Board of directors share similar vision for Student Union


The newly elected members of the Student Union already seem to be on the same page.

First-year Photography student Megan Ritchie, second-year Print Journalism student Alec Wheeler and second-year Computer Systems Technology–Software Development student Russel Neal will comprise the 2014-15 board of directors at Trafalgar Campus.

The students were voted in on March 21 and each of their campaigns – encompassing a multitude of platforms – contained three identical objectives: continued focus on strengthening security around campus, the extension of hours of operation at the cafeteria and a more efficient communication system between the student body and the Student Union.

Increasing the amount of security patrols around the trails on the perimeter the campus is something the Student Union focused heavily on this past year in light of the sexual assault incidents.

“We have two security vehicles that drive around campus, but I feel like they need to drive around the forest a lot more than they actually do,” said 18-year-old Ritchie. “A lot of students have to travel through it and it’s really dark at night.”

Ritchie suggests installing “lights throughout the forest” to deter potential assailants and instill comfort in students using its pathways during late hours.

The late hours students spend on campus ignited another proposal from the new team: extended hours of operation at the cafeteria.

“I’m advocating that it should be open more often than just Monday to Friday,” said 21-year-old Wheeler.

He says the focus is to accommodate students who “have weekend or late night classes” during times where even Tim Hortons is closed, rendering all on-campus options unavailable.

For people who live in residence like Ritchie, it’s a constant issue.

“There are people who don’t really know how to cook that live in res,” said Ritchie. “So if it were open [on weekends] they could go in and grab something.”

Neal agrees with the idea of elongating hours, but is hesitant to make concrete promises.

“It’s not open late enough,” said Neal. “I know that’s not directly in my power [to change]. It might be something that becomes a petition.”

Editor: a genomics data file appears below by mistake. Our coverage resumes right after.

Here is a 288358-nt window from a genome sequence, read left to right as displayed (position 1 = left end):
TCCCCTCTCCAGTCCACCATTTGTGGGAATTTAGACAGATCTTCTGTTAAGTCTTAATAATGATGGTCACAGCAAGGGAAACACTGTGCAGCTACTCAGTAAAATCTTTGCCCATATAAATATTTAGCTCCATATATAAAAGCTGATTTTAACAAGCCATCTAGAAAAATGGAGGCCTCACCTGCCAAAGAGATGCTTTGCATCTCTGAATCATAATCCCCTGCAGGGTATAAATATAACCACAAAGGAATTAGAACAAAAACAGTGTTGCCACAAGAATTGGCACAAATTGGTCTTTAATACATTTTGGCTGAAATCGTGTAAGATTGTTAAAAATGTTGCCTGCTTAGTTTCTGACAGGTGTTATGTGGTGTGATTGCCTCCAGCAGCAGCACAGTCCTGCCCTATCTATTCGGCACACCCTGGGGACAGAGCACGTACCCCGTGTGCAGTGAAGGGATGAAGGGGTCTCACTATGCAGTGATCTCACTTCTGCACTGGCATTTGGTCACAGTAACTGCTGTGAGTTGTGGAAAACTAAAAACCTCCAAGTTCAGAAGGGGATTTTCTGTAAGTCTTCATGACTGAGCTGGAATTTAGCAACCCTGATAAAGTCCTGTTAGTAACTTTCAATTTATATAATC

What is in their power, however, is creating a more effective and efficient communication system with students, and Ritchie believes the first step toward that is becoming more accessible.

“We’re not really in the school right now,” she said in reference to the Student Union office’s obscure location.

Ritchie says many students  don’t even set foot in the building where the offices are located, so she’s backing an idea that would create a Student Union office in a more centralized area.

“The most trafficked area is by the Tim Hortons between the bookstore and the cafeteria,” said Ritchie, who believes that area of the campus would be an ideal spot for an office.

“We would be more accessible, we could get students to come in and talk to us in person, and it would just be easier for them [to voice their concerns].”

Wheeler seems to be in lockstep with the notion of open communication, but is planning a different strategy.

Wheeler said communicating with students was critical in the campaigning process, but after being elected it’s even more important.

“It shouldn’t end just because we won. It should continue onward.”

He frequently uses his Facebook and Twitter pages to suggest ideas to students and measures their responses. He suggests that all members of the board of directors should do the same, if they aren’t already.

The new board will attend a retreat in May to familiarize themselves with policies before implementing their ideas next year.